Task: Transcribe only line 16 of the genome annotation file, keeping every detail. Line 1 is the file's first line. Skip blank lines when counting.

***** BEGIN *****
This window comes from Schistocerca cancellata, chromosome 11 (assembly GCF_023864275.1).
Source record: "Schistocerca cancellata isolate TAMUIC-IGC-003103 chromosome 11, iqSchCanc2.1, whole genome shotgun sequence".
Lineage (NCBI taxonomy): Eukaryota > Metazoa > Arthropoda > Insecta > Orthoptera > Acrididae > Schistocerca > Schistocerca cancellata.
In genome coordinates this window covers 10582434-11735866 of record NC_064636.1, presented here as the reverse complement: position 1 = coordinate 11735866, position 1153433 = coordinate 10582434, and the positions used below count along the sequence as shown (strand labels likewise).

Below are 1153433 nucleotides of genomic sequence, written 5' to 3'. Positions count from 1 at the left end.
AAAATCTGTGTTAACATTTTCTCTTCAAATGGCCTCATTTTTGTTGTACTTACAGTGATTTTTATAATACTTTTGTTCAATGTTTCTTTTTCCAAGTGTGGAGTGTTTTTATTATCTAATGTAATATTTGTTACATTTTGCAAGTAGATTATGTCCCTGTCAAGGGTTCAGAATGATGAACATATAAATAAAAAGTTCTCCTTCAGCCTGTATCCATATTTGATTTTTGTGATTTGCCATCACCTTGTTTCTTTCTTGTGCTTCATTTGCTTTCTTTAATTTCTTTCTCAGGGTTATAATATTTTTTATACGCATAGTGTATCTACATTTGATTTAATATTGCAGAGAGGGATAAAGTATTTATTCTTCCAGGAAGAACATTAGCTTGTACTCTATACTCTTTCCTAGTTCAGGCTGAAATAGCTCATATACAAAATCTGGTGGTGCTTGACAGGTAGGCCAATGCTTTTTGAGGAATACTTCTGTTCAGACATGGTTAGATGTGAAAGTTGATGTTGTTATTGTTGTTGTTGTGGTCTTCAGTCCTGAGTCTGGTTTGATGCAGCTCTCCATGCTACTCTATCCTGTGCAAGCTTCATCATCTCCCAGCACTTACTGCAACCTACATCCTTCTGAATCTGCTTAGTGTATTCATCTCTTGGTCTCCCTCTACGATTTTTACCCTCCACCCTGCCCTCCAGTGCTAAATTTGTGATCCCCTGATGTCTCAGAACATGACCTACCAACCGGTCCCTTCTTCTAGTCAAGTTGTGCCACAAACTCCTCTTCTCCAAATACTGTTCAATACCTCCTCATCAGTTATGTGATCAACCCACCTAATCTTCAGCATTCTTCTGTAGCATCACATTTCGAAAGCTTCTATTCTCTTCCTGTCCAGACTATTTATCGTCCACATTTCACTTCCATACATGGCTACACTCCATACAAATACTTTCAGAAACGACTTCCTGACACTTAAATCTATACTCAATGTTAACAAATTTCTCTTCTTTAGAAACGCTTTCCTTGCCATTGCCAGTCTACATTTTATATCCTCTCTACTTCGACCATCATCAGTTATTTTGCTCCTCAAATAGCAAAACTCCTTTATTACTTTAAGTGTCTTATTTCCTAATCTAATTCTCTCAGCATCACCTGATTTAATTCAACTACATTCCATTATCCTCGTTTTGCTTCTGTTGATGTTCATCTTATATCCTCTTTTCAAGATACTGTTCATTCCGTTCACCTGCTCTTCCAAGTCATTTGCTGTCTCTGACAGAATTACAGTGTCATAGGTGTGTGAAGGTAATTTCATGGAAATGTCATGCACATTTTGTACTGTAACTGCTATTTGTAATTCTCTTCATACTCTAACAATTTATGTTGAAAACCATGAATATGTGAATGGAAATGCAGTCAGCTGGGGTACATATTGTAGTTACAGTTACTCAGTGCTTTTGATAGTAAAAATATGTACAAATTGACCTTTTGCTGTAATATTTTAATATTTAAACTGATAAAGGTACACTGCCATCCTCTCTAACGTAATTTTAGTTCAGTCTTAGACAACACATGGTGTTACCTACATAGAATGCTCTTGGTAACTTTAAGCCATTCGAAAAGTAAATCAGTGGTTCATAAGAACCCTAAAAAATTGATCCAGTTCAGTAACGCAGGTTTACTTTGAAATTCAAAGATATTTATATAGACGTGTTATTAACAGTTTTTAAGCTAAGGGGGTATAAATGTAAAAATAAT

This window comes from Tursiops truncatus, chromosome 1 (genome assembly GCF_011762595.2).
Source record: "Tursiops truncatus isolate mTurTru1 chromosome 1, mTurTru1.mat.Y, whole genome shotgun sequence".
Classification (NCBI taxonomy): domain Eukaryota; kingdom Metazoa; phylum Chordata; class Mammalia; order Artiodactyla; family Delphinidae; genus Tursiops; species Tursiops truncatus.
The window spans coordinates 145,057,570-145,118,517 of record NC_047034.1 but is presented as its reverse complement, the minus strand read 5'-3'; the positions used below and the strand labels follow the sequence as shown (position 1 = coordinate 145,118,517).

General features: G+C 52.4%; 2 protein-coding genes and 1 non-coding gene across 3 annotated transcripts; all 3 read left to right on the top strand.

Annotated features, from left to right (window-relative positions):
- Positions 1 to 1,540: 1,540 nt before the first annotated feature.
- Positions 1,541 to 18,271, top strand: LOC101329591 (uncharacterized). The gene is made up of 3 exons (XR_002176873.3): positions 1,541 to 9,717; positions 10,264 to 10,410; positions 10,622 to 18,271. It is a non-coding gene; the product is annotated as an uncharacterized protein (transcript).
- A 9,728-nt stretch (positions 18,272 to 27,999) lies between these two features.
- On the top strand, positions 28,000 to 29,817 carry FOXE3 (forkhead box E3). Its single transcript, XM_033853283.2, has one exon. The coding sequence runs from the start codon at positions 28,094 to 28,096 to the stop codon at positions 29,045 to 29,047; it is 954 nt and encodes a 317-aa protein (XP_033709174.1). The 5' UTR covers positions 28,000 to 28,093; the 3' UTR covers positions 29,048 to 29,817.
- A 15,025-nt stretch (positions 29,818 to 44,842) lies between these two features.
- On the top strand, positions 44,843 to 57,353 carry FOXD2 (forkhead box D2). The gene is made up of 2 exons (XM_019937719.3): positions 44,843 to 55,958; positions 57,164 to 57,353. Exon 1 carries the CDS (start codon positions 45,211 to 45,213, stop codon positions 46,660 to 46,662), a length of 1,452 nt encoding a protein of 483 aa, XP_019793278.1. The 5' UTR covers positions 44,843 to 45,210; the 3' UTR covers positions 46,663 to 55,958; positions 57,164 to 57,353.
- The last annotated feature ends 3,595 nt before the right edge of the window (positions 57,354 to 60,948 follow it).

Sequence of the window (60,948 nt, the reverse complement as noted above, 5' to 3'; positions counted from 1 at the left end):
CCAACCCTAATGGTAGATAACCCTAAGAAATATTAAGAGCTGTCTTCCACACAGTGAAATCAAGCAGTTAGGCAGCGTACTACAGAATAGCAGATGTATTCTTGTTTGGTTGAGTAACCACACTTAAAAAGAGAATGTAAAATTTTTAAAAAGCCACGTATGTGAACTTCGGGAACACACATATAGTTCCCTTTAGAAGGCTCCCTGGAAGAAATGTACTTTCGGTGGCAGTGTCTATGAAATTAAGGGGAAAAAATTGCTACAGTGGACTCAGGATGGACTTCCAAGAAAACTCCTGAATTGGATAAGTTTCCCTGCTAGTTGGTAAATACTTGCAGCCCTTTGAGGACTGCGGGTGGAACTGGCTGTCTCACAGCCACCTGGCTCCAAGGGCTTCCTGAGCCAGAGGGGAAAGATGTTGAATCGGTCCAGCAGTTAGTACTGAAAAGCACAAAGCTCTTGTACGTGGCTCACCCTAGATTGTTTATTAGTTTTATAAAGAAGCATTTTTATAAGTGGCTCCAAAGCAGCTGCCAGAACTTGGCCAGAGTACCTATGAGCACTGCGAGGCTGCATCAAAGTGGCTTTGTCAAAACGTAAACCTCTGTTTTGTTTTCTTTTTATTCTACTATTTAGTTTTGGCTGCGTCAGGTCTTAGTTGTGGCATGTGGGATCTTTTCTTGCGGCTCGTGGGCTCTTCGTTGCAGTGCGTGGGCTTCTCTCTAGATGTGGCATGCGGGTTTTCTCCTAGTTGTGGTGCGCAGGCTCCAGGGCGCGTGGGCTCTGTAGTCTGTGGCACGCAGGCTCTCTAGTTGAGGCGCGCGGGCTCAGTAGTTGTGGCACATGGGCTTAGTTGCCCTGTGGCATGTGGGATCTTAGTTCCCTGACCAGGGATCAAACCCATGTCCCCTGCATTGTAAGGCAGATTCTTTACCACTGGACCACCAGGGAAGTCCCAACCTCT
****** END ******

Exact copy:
- On the top strand, positions 28,000 to 29,817 carry FOXE3 (forkhead box E3). Its single transcript, XM_033853283.2, has one exon. The coding sequence runs from the start codon at positions 28,094 to 28,096 to the stop codon at positions 29,045 to 29,047; it is 954 nt and encodes a 317-aa protein (XP_033709174.1). The 5' UTR covers positions 28,000 to 28,093; the 3' UTR covers positions 29,048 to 29,817.